(CNN) — Many climbers will tell you that descending Everest is harder than climbing.
But South African Pierre Carter has found a breathtaking and death-defying workaround: hang gliding to get back to the bottom.
In May 2022, Carter made history by becoming the first person to be granted a permit from the Nepalese government to fly over Everest. While a few daring souls have already made the effort, their runs were technically against the law. (None have ever been fined or prosecuted.)
Carter’s journey to Everest was a long one. An avid climber, he became interested in paragliding but waited for equipment to become cheaper and lighter before he could take it with him up a mountain.
The 55-year-old Johannesburg native has no sponsor or backer. He earns money to support his habit of rock climbing and gliding through his work as a subcontractor.
Its CEO, Dawa Steven Sherpa, is Nepali and a paraglider enthusiast, but he told Carter that getting a permit to descend from the world’s highest peak would never happen. Still, as Carter prepared for his trip to Nepal in the spring of 2022, he figured it couldn’t hurt to be persistent.
“Something happened in politics. I don’t know exactly what. But a minister changed somewhere along the line, which was obviously blocking him. He left and another minister came in. And Dawa told me suddenly sent a message saying, ‘I think we’re going to get a permit. There is a new minister,” Carter recalled.
The permit arrived just in time. Carter was already in Nepal getting acclimated when this was confirmed.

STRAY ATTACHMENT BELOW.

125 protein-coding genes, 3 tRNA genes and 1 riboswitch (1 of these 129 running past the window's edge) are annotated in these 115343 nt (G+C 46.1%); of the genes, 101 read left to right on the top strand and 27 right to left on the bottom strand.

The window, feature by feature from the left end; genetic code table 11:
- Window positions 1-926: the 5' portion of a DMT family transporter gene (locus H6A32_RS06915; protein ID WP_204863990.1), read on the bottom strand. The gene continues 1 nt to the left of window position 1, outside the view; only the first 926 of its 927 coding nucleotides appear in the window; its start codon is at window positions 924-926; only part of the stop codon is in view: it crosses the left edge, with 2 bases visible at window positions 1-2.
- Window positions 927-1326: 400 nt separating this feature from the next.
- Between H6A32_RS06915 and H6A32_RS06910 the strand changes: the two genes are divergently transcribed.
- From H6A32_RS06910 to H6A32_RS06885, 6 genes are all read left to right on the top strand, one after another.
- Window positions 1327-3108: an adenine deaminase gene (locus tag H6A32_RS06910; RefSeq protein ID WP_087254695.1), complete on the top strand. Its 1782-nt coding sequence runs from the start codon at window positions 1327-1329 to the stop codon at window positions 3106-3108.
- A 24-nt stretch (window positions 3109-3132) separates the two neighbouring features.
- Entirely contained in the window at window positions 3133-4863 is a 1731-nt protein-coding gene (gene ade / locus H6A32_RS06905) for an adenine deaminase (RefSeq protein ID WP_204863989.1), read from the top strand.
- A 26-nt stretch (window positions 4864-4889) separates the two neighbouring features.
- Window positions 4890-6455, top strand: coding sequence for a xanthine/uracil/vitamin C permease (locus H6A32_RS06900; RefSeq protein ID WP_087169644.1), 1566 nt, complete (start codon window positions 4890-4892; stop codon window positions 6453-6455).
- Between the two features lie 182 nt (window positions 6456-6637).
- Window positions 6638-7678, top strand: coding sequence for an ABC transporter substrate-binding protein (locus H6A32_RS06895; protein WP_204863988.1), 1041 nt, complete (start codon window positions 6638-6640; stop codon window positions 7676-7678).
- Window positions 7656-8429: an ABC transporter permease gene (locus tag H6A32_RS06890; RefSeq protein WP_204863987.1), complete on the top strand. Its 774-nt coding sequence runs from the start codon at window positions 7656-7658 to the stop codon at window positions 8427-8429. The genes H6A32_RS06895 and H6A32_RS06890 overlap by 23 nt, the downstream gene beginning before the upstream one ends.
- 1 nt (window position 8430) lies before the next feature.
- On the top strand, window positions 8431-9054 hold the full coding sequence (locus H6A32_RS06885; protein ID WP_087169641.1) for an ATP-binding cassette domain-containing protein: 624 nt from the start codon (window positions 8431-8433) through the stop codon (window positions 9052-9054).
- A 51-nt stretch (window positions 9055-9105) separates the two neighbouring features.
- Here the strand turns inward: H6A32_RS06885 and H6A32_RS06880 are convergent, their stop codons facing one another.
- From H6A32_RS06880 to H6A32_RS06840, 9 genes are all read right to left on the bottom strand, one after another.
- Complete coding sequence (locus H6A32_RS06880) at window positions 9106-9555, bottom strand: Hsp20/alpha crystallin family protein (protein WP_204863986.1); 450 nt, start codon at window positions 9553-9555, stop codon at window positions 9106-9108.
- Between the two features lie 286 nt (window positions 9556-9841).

Permit conditions prevented him from taking off from the summit of Everest. Instead, the document specified that Carter could not depart higher than 8,000 meters (26,000 ft), so he elected to take off from the South Col.
Carter’s paragliding gear, which he had to carry with him, weighs 2.2 kilograms (about 5 pounds).
Courtesy of Pierre Carter
Originally, Carter had planned to climb Everest, then return to the South Col and take off from there. But he caught altitude sickness at Camp 2 and was held there for several days. With time running out, he had to make a decision: get to the top of the world or paraglide it down.
As Carter says, there really was no choice. And finally, the weather conditions were perfect.
“When you’re flying at this altitude, it’s not the weather where you are. It’s the weather where you are, the weather halfway up the mountain, and the weather you’re going to land,” Carter explains. He departed from the South Col at noon local time on May 15, 360-degree camera in tow.
In total, it took him seven and a half weeks to travel to Nepal and climb the highest peak in the world. It took him 20 minutes to get down.
Due to the high speeds achieved while paragliding, Carter and Sherpa worked ahead to find the best possible route. Although he briefly considered landing at Everest Base Camp, Carter quickly abandoned the idea when he realized he could easily break a leg or ankle if the winds were high. too strong.
In the end, they chose a route that landed Carter in the village of Gorak Shep, about 7 km (4.3 miles) from base camp.
A Sherpa guide met him there with a change of shoes so he could return to base camp in regular hiking shoes, not the snow boots he had slipped in. There was no celebratory party or welcoming committee—just the way Carter, who considers himself a normal guy with expensive hobbies, wanted.
Carter’s goal is to paraglide up and down the seven highest mountains in the world.
However, he is aware that his paragliding off the highest mountain in the world is more than just a highlight of his life. Everest tourism is a huge source of income for Nepal, and previous governments have struggled to find other sources of income that don’t exploit the mountain.
Carter and Sherpa believe that “climb and fly” experiences like Carter’s could become the next big trend in Everest travel.
As a result, the South African felt compelled to glide as safely and responsibly as possible.
“The precedent has been set,” he says. “I think we’re going to see a lot of people flying next year.”
What if the Nepalese government changes its guidelines to allow people to paraglide from the top of the mountain?
“I would be tempted to go back there,” he admits.